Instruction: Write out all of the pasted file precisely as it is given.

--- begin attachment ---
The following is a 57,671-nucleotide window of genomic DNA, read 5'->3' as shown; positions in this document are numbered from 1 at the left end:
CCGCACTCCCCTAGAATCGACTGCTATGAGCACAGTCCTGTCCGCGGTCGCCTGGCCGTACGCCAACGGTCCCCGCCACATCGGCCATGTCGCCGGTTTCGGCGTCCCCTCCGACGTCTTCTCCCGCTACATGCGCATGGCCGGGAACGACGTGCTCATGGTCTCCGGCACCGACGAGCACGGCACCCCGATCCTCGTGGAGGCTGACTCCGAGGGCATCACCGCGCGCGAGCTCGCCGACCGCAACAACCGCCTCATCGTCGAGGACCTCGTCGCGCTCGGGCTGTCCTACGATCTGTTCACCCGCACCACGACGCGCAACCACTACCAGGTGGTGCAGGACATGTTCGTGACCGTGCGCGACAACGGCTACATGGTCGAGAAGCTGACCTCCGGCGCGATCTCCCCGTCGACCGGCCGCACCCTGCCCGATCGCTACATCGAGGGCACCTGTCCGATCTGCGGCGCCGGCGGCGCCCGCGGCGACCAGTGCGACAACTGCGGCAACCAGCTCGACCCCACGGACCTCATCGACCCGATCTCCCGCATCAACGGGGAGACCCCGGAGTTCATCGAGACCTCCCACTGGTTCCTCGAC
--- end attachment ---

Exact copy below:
The following is a 57,671-nucleotide window of genomic DNA, read 5'->3' as shown; positions in this document are numbered from 1 at the left end:
CCGCACTCCCCTAGAATCGACTGCTATGAGCACAGTCCTGTCCGCGGTCGCCTGGCCGTACGCCAACGGTCCCCGCCACATCGGCCATGTCGCCGGTTTCGGCGTCCCCTCCGACGTCTTCTCCCGCTACATGCGCATGGCCGGGAACGACGTGCTCATGGTCTCCGGCACCGACGAGCACGGCACCCCGATCCTCGTGGAGGCTGACTCCGAGGGCATCACCGCGCGCGAGCTCGCCGACCGCAACAACCGCCTCATCGTCGAGGACCTCGTCGCGCTCGGGCTGTCCTACGATCTGTTCACCCGCACCACGACGCGCAACCACTACCAGGTGGTGCAGGACATGTTCGTGACCGTGCGCGACAACGGCTACATGGTCGAGAAGCTGACCTCCGGCGCGATCTCCCCGTCGACCGGCCGCACCCTGCCCGATCGCTACATCGAGGGCACCTGTCCGATCTGCGGCGCCGGCGGCGCCCGCGGCGACCAGTGCGACAACTGCGGCAACCAGCTCGACCCCACGGACCTCATCGACCCGATCTCCCGCATCAACGGGGAGACCCCGGAGTTCATCGAGACCTCCCACTGGTTCCTCGAC